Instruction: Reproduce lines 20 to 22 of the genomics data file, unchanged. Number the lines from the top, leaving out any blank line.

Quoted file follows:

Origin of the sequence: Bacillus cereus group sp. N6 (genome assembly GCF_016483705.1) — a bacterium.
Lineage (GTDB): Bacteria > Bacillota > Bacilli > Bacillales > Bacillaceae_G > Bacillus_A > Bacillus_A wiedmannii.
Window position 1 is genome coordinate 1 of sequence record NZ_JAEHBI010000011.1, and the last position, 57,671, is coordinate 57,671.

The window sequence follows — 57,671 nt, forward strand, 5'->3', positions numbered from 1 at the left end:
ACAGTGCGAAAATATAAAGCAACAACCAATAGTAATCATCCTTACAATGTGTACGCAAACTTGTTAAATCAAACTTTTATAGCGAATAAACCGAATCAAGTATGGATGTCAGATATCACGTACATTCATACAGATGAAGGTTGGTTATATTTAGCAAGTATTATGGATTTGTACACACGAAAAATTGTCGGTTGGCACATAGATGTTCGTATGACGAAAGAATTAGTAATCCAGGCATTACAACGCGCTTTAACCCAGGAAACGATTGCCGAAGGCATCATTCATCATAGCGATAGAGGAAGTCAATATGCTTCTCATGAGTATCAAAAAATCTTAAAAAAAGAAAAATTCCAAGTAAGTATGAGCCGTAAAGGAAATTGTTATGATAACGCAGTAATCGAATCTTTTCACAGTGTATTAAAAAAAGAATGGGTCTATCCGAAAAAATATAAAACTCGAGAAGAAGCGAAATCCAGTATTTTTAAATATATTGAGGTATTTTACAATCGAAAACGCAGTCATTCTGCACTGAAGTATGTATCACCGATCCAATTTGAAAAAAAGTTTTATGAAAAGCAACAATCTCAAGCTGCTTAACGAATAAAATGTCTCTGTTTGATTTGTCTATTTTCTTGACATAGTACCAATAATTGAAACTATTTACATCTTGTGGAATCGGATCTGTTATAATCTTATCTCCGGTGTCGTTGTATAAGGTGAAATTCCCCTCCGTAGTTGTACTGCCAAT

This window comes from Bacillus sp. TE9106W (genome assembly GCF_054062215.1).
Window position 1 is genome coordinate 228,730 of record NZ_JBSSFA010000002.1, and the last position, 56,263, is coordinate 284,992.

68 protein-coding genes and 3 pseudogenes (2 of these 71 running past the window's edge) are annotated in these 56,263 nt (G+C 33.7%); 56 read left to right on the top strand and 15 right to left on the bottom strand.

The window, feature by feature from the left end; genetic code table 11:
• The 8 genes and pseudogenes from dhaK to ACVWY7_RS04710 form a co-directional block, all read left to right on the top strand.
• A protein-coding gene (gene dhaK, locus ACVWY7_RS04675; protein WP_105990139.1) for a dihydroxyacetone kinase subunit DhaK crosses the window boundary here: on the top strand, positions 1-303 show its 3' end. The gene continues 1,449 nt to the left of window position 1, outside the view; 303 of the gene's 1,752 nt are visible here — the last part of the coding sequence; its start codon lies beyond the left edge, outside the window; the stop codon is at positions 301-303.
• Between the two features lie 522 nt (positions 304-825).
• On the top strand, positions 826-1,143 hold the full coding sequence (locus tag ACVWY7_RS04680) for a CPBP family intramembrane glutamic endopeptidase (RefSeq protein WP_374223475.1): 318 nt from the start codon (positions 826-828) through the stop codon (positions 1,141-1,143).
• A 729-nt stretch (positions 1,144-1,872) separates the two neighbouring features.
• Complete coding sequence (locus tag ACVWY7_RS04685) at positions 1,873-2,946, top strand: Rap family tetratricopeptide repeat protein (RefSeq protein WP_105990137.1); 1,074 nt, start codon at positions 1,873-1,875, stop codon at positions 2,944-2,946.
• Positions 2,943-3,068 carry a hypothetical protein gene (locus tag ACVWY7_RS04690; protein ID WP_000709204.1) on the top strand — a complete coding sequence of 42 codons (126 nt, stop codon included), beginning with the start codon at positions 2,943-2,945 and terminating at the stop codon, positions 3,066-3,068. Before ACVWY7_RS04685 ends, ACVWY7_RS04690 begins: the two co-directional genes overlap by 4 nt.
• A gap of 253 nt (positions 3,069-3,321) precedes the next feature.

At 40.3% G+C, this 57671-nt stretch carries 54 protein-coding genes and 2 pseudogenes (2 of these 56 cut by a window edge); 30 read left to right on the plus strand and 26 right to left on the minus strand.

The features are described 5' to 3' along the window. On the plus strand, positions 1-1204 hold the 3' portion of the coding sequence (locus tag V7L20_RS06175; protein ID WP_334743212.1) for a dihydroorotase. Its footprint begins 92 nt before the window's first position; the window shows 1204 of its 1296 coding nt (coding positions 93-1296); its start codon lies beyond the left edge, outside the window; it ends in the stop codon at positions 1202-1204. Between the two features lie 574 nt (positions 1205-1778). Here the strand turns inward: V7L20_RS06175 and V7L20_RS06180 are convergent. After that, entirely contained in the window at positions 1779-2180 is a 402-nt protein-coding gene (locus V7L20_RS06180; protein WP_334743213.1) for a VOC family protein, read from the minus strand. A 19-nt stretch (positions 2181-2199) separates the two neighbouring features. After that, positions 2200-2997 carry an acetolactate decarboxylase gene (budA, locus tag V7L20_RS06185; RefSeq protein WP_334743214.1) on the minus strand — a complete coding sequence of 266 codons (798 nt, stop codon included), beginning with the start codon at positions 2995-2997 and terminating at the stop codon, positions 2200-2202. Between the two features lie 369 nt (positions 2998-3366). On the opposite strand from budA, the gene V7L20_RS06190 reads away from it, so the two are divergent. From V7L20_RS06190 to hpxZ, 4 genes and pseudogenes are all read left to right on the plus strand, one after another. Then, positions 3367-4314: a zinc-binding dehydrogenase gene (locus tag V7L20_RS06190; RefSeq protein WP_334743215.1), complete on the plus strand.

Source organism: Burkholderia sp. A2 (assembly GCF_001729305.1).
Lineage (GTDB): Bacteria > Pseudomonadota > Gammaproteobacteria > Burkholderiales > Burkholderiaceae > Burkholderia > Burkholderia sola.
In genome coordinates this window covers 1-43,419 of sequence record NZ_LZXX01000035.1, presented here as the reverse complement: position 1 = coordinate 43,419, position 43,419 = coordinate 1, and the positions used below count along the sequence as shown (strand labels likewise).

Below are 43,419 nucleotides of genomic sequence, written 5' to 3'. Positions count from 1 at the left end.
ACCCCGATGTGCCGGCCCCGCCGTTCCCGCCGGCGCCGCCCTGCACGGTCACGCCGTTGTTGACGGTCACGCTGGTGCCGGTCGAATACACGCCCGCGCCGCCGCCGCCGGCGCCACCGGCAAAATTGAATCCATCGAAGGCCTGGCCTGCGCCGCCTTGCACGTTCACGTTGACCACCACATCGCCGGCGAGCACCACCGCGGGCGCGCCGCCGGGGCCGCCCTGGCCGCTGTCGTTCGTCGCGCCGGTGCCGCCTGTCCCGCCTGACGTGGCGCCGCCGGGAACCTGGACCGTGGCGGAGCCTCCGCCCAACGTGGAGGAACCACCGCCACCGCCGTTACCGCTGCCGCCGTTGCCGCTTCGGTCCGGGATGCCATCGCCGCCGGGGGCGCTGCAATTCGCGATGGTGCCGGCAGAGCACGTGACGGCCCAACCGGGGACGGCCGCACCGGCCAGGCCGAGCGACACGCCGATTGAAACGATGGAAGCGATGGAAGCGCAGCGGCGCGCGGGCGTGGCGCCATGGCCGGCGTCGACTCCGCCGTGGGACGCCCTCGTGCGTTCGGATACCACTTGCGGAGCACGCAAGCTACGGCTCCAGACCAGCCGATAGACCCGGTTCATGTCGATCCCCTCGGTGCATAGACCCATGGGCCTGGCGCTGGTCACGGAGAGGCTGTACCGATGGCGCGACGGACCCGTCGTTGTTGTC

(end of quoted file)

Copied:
Source organism: Burkholderia sp. A2 (assembly GCF_001729305.1).
Lineage (GTDB): Bacteria > Pseudomonadota > Gammaproteobacteria > Burkholderiales > Burkholderiaceae > Burkholderia > Burkholderia sola.
In genome coordinates this window covers 1-43,419 of sequence record NZ_LZXX01000035.1, presented here as the reverse complement: position 1 = coordinate 43,419, position 43,419 = coordinate 1, and the positions used below count along the sequence as shown (strand labels likewise).